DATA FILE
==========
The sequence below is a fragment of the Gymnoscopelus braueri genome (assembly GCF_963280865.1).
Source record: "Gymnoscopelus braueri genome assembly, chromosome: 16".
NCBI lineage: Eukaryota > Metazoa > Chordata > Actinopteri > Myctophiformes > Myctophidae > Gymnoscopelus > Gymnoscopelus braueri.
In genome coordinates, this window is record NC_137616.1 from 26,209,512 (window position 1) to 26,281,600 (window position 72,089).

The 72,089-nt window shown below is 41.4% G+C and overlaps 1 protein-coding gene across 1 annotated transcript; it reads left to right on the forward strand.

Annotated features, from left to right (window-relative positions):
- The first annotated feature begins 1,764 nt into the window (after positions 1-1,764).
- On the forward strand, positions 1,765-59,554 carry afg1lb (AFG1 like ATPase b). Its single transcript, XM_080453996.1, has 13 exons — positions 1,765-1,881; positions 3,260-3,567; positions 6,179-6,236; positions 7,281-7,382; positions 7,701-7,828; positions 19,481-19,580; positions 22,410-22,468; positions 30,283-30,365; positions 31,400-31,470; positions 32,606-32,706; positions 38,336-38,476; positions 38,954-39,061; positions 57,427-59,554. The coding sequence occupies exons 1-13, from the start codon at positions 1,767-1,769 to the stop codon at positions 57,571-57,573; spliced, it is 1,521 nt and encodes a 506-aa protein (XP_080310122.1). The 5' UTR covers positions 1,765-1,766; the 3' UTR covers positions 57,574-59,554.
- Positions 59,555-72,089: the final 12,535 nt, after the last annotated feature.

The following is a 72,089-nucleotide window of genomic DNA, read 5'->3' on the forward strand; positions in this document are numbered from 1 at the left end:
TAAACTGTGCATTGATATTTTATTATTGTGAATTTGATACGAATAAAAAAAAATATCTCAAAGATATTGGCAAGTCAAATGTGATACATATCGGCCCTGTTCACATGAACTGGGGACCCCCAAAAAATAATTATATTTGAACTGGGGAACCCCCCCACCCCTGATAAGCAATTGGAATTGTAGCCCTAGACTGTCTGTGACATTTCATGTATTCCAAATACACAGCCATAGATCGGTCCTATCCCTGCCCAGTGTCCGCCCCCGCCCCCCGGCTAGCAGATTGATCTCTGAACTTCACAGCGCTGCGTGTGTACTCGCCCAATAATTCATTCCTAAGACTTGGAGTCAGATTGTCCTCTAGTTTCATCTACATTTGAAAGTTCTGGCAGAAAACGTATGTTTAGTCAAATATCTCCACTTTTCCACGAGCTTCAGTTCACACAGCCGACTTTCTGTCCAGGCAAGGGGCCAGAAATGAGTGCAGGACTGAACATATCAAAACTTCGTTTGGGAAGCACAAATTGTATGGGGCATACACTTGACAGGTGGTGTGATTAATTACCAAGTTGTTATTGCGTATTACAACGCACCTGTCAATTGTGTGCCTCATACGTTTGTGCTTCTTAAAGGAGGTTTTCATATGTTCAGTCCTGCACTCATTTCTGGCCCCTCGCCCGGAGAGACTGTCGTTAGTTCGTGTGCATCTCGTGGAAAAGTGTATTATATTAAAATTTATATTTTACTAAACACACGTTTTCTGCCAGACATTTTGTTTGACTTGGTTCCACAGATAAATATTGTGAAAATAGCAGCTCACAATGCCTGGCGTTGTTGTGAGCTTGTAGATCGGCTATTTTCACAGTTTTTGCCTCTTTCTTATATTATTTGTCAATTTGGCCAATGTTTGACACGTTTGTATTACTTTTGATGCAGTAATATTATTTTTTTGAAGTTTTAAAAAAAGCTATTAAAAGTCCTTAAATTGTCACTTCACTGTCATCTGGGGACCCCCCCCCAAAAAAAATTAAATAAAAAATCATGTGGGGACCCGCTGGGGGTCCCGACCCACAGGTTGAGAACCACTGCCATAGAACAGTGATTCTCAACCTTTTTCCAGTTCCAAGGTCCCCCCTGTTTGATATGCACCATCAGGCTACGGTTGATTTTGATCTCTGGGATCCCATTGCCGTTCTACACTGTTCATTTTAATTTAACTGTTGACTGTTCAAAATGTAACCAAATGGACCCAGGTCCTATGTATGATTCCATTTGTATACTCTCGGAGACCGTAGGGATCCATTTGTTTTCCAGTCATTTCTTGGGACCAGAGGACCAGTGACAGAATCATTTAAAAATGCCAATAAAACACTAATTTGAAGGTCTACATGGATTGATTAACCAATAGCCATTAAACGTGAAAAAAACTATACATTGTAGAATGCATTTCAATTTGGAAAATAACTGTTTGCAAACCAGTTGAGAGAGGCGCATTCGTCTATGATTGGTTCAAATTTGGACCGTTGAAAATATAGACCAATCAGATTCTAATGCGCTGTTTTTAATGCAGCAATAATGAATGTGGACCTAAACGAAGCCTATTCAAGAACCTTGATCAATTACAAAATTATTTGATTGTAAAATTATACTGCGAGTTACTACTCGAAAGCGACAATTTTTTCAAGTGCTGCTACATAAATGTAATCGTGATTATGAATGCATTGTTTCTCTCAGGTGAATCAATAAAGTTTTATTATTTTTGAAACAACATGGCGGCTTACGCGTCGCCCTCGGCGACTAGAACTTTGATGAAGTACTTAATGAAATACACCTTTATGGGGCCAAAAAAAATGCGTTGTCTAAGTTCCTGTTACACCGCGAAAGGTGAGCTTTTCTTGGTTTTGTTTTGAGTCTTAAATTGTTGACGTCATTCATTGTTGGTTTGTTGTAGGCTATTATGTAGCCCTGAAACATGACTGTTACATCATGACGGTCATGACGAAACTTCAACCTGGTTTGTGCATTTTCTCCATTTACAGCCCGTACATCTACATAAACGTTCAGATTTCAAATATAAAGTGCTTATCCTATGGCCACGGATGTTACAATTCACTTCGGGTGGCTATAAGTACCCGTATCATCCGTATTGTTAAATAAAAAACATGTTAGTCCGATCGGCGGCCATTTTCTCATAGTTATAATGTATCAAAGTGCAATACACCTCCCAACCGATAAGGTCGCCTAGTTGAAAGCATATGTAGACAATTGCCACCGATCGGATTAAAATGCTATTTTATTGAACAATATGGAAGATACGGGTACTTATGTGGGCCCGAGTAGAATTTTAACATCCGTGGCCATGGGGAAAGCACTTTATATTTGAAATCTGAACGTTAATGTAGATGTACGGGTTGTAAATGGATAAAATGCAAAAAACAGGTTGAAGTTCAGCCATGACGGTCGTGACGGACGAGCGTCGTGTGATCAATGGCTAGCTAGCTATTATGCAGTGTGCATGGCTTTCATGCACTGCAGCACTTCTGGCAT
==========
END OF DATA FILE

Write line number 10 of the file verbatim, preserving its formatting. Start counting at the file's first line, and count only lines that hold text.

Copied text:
The following is a 72,089-nucleotide window of genomic DNA, read 5'->3' on the forward strand; positions in this document are numbered from 1 at the left end: